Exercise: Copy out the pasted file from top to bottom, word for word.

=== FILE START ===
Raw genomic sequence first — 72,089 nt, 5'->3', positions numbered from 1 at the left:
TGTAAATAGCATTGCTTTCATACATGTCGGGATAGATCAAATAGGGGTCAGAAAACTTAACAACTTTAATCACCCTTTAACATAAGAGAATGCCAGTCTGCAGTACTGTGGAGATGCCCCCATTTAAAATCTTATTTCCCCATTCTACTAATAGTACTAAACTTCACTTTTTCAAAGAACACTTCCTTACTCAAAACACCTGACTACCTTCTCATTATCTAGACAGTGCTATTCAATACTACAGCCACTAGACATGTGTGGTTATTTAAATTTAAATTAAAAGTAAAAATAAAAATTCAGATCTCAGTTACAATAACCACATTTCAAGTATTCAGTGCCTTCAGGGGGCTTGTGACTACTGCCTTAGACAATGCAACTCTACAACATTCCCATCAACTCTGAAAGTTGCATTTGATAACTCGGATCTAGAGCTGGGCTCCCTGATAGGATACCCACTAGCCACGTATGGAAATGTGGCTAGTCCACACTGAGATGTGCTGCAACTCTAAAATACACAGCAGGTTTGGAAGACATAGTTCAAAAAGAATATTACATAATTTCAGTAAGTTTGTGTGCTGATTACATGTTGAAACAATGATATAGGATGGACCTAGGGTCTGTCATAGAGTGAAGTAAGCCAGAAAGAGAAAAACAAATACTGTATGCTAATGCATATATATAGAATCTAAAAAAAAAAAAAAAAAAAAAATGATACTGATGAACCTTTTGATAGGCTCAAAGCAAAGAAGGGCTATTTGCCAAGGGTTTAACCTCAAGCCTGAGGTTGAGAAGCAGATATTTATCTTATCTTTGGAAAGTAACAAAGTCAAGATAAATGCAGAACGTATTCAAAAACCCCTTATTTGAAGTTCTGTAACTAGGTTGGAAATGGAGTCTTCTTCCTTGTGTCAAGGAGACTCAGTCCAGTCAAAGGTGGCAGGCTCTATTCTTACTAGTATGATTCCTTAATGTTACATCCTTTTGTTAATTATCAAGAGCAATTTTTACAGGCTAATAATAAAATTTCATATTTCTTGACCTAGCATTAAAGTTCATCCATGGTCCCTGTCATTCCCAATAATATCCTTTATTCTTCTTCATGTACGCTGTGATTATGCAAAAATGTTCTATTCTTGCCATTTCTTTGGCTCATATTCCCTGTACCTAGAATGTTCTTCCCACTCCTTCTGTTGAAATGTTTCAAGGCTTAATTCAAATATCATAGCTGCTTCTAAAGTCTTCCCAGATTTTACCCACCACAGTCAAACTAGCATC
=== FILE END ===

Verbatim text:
Raw genomic sequence first — 72,089 nt, 5'->3', positions numbered from 1 at the left:
TGTAAATAGCATTGCTTTCATACATGTCGGGATAGATCAAATAGGGGTCAGAAAACTTAACAACTTTAATCACCCTTTAACATAAGAGAATGCCAGTCTGCAGTACTGTGGAGATGCCCCCATTTAAAATCTTATTTCCCCATTCTACTAATAGTACTAAACTTCACTTTTTCAAAGAACACTTCCTTACTCAAAACACCTGACTACCTTCTCATTATCTAGACAGTGCTATTCAATACTACAGCCACTAGACATGTGTGGTTATTTAAATTTAAATTAAAAGTAAAAATAAAAATTCAGATCTCAGTTACAATAACCACATTTCAAGTATTCAGTGCCTTCAGGGGGCTTGTGACTACTGCCTTAGACAATGCAACTCTACAACATTCCCATCAACTCTGAAAGTTGCATTTGATAACTCGGATCTAGAGCTGGGCTCCCTGATAGGATACCCACTAGCCACGTATGGAAATGTGGCTAGTCCACACTGAGATGTGCTGCAACTCTAAAATACACAGCAGGTTTGGAAGACATAGTTCAAAAAGAATATTACATAATTTCAGTAAGTTTGTGTGCTGATTACATGTTGAAACAATGATATAGGATGGACCTAGGGTCTGTCATAGAGTGAAGTAAGCCAGAAAGAGAAAAACAAATACTGTATGCTAATGCATATATATAGAATCTAAAAAAAAAAAAAAAAAAAAAATGATACTGATGAACCTTTTGATAGGCTCAAAGCAAAGAAGGGCTATTTGCCAAGGGTTTAACCTCAAGCCTGAGGTTGAGAAGCAGATATTTATCTTATCTTTGGAAAGTAACAAAGTCAAGATAAATGCAGAACGTATTCAAAAACCCCTTATTTGAAGTTCTGTAACTAGGTTGGAAATGGAGTCTTCTTCCTTGTGTCAAGGAGACTCAGTCCAGTCAAAGGTGGCAGGCTCTATTCTTACTAGTATGATTCCTTAATGTTACATCCTTTTGTTAATTATCAAGAGCAATTTTTACAGGCTAATAATAAAATTTCATATTTCTTGACCTAGCATTAAAGTTCATCCATGGTCCCTGTCATTCCCAATAATATCCTTTATTCTTCTTCATGTACGCTGTGATTATGCAAAAATGTTCTATTCTTGCCATTTCTTTGGCTCATATTCCCTGTACCTAGAATGTTCTTCCCACTCCTTCTGTTGAAATGTTTCAAGGCTTAATTCAAATATCATAGCTGCTTCTAAAGTCTTCCCAGATTTTACCCACCACAGTCAAACTAGCATC